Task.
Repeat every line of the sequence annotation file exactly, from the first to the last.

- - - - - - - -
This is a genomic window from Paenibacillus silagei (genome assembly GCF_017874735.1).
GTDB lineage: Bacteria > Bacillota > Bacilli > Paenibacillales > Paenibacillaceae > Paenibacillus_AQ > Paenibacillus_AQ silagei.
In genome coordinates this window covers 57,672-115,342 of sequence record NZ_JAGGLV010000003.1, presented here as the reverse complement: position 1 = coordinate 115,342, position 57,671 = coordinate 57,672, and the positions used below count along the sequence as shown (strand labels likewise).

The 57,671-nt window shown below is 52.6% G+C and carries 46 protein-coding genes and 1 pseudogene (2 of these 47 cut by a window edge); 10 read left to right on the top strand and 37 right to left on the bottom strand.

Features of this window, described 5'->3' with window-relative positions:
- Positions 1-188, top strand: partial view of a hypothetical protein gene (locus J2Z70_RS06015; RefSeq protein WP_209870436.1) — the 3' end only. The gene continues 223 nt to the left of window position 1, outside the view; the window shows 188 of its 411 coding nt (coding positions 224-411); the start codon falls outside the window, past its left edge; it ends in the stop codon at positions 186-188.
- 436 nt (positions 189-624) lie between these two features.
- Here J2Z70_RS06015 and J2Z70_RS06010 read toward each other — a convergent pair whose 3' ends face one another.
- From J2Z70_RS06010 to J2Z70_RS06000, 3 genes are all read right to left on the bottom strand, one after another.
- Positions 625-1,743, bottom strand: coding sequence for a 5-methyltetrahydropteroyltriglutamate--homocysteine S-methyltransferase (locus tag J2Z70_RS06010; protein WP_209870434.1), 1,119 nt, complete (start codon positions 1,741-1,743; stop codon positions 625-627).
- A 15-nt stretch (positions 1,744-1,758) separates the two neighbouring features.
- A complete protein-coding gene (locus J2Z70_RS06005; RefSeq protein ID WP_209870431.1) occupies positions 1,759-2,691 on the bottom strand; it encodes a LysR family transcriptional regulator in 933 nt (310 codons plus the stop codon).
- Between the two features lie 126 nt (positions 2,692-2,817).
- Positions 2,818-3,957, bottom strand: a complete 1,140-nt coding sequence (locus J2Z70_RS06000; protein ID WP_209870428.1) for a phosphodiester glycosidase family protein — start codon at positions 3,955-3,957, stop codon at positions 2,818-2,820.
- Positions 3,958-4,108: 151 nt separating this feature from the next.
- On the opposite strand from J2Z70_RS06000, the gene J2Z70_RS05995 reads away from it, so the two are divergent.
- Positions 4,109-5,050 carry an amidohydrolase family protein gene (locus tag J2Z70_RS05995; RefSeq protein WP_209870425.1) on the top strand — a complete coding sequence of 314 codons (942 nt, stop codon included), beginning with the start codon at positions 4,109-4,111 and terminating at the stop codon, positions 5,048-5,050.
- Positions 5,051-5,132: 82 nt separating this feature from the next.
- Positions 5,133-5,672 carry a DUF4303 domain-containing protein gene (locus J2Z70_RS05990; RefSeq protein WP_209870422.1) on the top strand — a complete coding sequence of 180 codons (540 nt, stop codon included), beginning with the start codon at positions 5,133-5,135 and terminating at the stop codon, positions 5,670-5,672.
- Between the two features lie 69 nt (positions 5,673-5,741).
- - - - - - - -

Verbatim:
This is a genomic window from Paenibacillus silagei (genome assembly GCF_017874735.1).
GTDB lineage: Bacteria > Bacillota > Bacilli > Paenibacillales > Paenibacillaceae > Paenibacillus_AQ > Paenibacillus_AQ silagei.
In genome coordinates this window covers 57,672-115,342 of sequence record NZ_JAGGLV010000003.1, presented here as the reverse complement: position 1 = coordinate 115,342, position 57,671 = coordinate 57,672, and the positions used below count along the sequence as shown (strand labels likewise).

The 57,671-nt window shown below is 52.6% G+C and carries 46 protein-coding genes and 1 pseudogene (2 of these 47 cut by a window edge); 10 read left to right on the top strand and 37 right to left on the bottom strand.

Features of this window, described 5'->3' with window-relative positions:
- Positions 1-188, top strand: partial view of a hypothetical protein gene (locus J2Z70_RS06015; RefSeq protein WP_209870436.1) — the 3' end only. The gene continues 223 nt to the left of window position 1, outside the view; the window shows 188 of its 411 coding nt (coding positions 224-411); the start codon falls outside the window, past its left edge; it ends in the stop codon at positions 186-188.
- 436 nt (positions 189-624) lie between these two features.
- Here J2Z70_RS06015 and J2Z70_RS06010 read toward each other — a convergent pair whose 3' ends face one another.
- From J2Z70_RS06010 to J2Z70_RS06000, 3 genes are all read right to left on the bottom strand, one after another.
- Positions 625-1,743, bottom strand: coding sequence for a 5-methyltetrahydropteroyltriglutamate--homocysteine S-methyltransferase (locus tag J2Z70_RS06010; protein WP_209870434.1), 1,119 nt, complete (start codon positions 1,741-1,743; stop codon positions 625-627).
- A 15-nt stretch (positions 1,744-1,758) separates the two neighbouring features.
- A complete protein-coding gene (locus J2Z70_RS06005; RefSeq protein ID WP_209870431.1) occupies positions 1,759-2,691 on the bottom strand; it encodes a LysR family transcriptional regulator in 933 nt (310 codons plus the stop codon).
- Between the two features lie 126 nt (positions 2,692-2,817).
- Positions 2,818-3,957, bottom strand: a complete 1,140-nt coding sequence (locus J2Z70_RS06000; protein ID WP_209870428.1) for a phosphodiester glycosidase family protein — start codon at positions 3,955-3,957, stop codon at positions 2,818-2,820.
- Positions 3,958-4,108: 151 nt separating this feature from the next.
- On the opposite strand from J2Z70_RS06000, the gene J2Z70_RS05995 reads away from it, so the two are divergent.
- Positions 4,109-5,050 carry an amidohydrolase family protein gene (locus tag J2Z70_RS05995; RefSeq protein WP_209870425.1) on the top strand — a complete coding sequence of 314 codons (942 nt, stop codon included), beginning with the start codon at positions 4,109-4,111 and terminating at the stop codon, positions 5,048-5,050.
- Positions 5,051-5,132: 82 nt separating this feature from the next.
- Positions 5,133-5,672 carry a DUF4303 domain-containing protein gene (locus J2Z70_RS05990; RefSeq protein WP_209870422.1) on the top strand — a complete coding sequence of 180 codons (540 nt, stop codon included), beginning with the start codon at positions 5,133-5,135 and terminating at the stop codon, positions 5,670-5,672.
- Between the two features lie 69 nt (positions 5,673-5,741).